Wheat Belly

Wheat Belly by Dr. William Davis is a compelling text.  It’s a couple of years old but the author is still putting out books, so no one has shut him down yet.  It was interesting because I was looking at it from the perspective of the whole30 diet.  Basically, the book is written by a cardiologist that contends that you shouldn’t eat wheat or foods made from wheat.  He gives many examples of people who have come to his practice, some in very poor health–some on the brink of death.  Having tried every conventional treatment or medication, with nowhere else to turn, Dr. Davis prescribes them a wheat-free diet.  He goes on to relate the stories of the amazing turnaround in the people’s health, weight, and overall happiness.  What he’s offering in this book sounds like a modern-day miracle cure.

The middle of the text gets pretty technical with the hows-and-whys of the digestive system and the hormonal communication of the stomach and the brain.  Eating wheat causes a huge disruption in the normal functioning of both and causes us to eat more, well, actually crave more wheat products.  Wheat, it seems, is possibly more addictive than crack.  All of this is because wheat has been hybridized as a crop and is no longer the simple grain that the good Lord gave us.  Instead, it’s a synthetic food product that is designed to made loads of sugary-starchy bread products that will be sure to sell great volumes at low prices.  As a carbohydrate, the body quickly digests it and stores it as fat.

Dr. Davis advocates a diet high in meats, fruits, and vegetables with no grains.  That high-fiber, low-fat diet pushed by the USDA for the past 50 years is completely misguided information. We’ve all heard it a thousand times, “Eat a diet high in whole grains and low in fat.”   Eating fat has no correlation to the amount of fat stored by the body.  If your body realizes that you’re consuming fat, it has no reason to store it.  Conversely,  eating a diet of whole grains, which are quickly converted to fat by the body, is what causes weight gain.  Dr. Davis says, “Cut out the wheat and lose the weight!”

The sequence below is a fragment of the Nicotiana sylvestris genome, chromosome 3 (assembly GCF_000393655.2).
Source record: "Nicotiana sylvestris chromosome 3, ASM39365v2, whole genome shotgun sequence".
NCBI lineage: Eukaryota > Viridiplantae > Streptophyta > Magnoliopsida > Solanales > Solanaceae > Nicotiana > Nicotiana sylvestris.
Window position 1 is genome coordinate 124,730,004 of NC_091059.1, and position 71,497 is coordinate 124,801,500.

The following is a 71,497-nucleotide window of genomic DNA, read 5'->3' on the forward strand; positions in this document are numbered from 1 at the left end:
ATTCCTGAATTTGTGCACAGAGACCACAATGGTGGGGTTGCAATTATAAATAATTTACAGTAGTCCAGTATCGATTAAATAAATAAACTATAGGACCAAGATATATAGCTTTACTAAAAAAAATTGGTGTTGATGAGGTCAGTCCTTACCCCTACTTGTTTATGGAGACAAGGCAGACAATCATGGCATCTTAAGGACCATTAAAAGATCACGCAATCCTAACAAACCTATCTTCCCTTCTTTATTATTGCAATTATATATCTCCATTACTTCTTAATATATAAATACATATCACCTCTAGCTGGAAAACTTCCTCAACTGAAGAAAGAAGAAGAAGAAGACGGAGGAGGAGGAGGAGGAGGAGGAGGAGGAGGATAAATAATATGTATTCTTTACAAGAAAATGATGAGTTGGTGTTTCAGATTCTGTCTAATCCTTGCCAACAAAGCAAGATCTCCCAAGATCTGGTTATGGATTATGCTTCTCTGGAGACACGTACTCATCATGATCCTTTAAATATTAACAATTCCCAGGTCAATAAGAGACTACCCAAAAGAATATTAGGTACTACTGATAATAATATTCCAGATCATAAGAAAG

As an aside, why IS the USDA shoving wheat and corn down our throats?  Because the Federal Government has subsidized farmers to grow a surplus of grain for nearly a century in the name of Dust Bowl relief.  Corn and wheat are huge cash crops in this country.  Look at these figures:

Value of production (in US$ billions)
Crops in the USA 1997 2014
Corn $24.4 $52.4
Soybeans $17.7 $40.3
Wheat $8.6 $11.9
Alfalfa $8.3 $10.8
What to DO with all that grain?  Solution:  Tell the American people to “Eat a diet high in whole grains”  None for me, thanks!   

About John MacDowall

I was born in Poughkeepsie, NY. We moved to a farm during middle school where I learned about raising animals and growing food. Now, I live in the affluent suburbs of Washington, DC and wonder why people eat the way they do.

One Comment

  1. I know this is an old post but I just discovered you yesterday. I’ve been following Dr. Davis’ advice for 7 years and feel the need to point out that he DOES NOT suggest eating lots of beans. In fact, he limits all legume consumption to between 1/4 and 1/2 a cup, while limiting carbohydrates to a maximum of 15 per meal total. Since legumes are high in carbs, hitting 15 carbs would make them almost your entire meal.
    In addition, the only forms of acceptable soy are fermented, organic, non-GMO. This might include tofu and tamari (“soy sauce” is normally loaded with grain flour).

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